But who would volunteer to be beholden to that at the same time they hold more enlightened values? I’ll give an easy-to-grok example. People say that their spiritual commitments are numero uno and then they yoke themselves to some narcissist  causing a lot of interpersonal and social harm for the sake of ‘making money’ and ‘gaining power’.

You might need somebody else’s money, but the only power worth a damn is your own power. And, if power is merely the ability to get things done, then we wouldn’t be talking about those other kinds of power, would we?

“Where love is lacking…” How about: where love is lacking in community development? See, this is heavy stuff when you drill down a bit. It has to be! The ol’ guy-thing drama is done for. We’re at the precipice. Right? You see it?

What interests me about people who are powerful in the normative, organizational sense? What their core values are; what they think the point of life and living is; what are we doing here, supposed to be doing here?

And, I ask ’em! The answers cut a number of ways. In fact, after years of conducting this kind of inquiry, I will reduce my rich findings to a blunt and commonsensical posit: when you ask a powerful person what life is all about you will learn whether all this power is chained to something shallow or is chained to something deep.

One thing I’ve learned is that a certain personality type is distributed among the powerful just as it is among the ‘ittle people. This is the type that assumes that what they think life is about is what everybody else should think life is about. But, often this is a frustrating insight because such persons often think about the ‘ittle people that ‘they can’t get it and, besides, they don’t have any power anyway’. There are lots of ways to characterize this kind of shallow cognition, but my favorite is to term it magical thinking. In other words, ‘magically enough, the world and the people in it correspond to my brilliant personal sense of things’. Another word for this is solipsism.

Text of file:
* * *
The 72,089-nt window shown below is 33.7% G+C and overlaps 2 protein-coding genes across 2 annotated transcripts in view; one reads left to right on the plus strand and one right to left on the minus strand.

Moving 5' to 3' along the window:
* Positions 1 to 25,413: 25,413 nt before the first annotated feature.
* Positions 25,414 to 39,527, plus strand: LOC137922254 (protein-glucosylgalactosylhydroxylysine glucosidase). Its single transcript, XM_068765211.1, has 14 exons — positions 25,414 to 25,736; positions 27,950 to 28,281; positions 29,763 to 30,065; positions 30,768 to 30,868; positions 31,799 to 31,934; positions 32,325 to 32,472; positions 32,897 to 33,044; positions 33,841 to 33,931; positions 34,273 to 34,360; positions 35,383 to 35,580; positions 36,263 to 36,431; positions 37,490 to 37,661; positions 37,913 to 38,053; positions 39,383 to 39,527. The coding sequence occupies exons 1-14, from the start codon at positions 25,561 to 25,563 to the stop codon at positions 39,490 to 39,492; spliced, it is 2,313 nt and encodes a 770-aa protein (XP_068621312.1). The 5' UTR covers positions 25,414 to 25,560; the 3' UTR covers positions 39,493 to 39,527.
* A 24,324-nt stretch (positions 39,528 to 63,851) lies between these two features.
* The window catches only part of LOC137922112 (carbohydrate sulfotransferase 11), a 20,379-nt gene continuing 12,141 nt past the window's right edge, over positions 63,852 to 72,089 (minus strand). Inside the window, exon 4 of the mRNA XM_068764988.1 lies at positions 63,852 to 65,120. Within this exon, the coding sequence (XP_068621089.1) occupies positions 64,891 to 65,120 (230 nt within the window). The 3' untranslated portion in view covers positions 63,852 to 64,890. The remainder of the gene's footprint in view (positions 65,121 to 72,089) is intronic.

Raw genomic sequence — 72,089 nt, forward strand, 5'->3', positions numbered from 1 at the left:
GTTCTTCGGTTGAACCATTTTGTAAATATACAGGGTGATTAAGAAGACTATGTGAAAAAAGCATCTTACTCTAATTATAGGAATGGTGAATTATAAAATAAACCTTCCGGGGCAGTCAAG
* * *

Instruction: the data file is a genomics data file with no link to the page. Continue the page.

My opinion is that we’re at the end of the line of doing any kind of smart development from solipsistic dispositions; this goes for economic, personal, social, cultural, political, development. For instance, the war in Iraq can be viewed as the culmination of self-absorbed assumptions about the nature of reality. I could make a good case for this being a feature of this war’s clash of fundamentalisms. And the harm being done on all sides is giant, heart-rending, hideous. Anyway, it’s a rich example in my meta-psychological perspective.

Self-absorbed power is silly and it is often harmful. This is why I unfurl thought problems about kinds of intelligence, and character, and depth of soul, and, ability to unlearn and re-learn, and openness, and, receptivity.